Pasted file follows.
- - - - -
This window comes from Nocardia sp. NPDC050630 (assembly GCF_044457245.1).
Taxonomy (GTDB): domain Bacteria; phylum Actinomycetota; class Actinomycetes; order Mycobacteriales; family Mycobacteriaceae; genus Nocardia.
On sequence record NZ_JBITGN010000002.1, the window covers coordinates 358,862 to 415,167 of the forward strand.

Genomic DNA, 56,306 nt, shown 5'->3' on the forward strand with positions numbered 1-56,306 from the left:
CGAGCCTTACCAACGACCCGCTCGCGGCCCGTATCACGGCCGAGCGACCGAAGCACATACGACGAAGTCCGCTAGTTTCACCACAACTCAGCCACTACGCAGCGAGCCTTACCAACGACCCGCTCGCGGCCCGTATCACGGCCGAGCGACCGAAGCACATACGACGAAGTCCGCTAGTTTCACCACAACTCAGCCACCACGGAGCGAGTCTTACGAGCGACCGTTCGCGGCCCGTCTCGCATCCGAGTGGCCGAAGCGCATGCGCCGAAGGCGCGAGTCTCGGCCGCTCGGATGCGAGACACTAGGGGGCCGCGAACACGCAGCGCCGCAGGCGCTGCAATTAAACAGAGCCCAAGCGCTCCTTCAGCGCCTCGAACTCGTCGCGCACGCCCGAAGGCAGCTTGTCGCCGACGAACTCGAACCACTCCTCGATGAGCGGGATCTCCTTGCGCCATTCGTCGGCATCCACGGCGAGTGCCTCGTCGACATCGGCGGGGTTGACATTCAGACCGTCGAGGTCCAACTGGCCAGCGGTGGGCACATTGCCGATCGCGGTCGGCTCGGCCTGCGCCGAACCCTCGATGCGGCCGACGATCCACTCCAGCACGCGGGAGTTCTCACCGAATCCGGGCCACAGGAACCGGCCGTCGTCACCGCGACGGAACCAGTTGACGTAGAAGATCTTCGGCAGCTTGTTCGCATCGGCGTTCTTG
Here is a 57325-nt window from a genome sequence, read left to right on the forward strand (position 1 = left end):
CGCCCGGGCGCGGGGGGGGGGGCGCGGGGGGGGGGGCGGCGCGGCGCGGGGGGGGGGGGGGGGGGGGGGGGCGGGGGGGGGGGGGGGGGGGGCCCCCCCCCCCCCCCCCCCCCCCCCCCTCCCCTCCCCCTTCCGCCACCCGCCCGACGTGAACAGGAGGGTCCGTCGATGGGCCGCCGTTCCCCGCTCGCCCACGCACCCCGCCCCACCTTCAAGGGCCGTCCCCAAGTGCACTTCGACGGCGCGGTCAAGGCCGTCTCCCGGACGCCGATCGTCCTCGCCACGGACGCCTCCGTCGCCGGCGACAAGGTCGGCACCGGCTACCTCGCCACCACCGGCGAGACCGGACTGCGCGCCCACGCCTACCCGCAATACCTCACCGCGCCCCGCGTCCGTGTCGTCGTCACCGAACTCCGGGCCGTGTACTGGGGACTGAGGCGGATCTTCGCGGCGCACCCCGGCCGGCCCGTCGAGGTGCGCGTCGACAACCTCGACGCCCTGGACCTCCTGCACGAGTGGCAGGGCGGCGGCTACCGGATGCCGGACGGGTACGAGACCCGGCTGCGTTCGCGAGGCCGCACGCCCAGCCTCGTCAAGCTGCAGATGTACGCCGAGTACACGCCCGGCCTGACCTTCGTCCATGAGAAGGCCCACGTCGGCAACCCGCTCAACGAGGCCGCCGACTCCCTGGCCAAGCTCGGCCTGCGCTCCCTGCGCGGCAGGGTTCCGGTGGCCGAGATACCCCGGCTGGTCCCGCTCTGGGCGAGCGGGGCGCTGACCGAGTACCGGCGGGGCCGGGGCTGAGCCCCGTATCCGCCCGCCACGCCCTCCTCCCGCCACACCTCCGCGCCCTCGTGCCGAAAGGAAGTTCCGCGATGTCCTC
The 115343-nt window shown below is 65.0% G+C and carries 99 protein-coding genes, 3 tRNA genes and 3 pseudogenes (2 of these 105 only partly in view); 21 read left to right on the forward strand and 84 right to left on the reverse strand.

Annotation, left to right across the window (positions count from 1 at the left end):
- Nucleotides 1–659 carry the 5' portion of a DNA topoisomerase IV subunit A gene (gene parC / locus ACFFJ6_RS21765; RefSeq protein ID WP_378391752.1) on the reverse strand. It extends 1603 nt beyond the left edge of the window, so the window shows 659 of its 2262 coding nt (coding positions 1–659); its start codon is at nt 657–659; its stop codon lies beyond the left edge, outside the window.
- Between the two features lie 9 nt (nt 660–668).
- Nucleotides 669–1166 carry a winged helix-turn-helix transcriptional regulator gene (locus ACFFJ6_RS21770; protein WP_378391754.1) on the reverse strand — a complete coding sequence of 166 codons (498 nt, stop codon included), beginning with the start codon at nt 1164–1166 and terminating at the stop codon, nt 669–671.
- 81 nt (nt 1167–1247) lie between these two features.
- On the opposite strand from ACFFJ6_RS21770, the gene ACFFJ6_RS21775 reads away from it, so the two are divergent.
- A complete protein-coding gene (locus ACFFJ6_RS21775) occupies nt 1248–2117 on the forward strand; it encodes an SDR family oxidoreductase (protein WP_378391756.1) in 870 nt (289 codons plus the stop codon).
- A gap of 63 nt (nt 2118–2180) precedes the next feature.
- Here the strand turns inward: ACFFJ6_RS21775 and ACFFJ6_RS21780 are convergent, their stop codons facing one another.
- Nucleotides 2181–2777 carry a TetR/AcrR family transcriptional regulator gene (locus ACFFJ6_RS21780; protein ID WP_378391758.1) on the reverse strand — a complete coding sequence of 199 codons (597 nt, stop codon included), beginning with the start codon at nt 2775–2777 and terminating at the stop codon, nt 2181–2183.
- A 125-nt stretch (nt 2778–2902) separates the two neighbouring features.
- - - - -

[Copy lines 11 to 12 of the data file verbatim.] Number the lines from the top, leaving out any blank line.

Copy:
- Between the two features lie 9 nt (nt 660–668).
- Nucleotides 669–1166 carry a winged helix-turn-helix transcriptional regulator gene (locus ACFFJ6_RS21770; protein WP_378391754.1) on the reverse strand — a complete coding sequence of 166 codons (498 nt, stop codon included), beginning with the start codon at nt 1164–1166 and terminating at the stop codon, nt 669–671.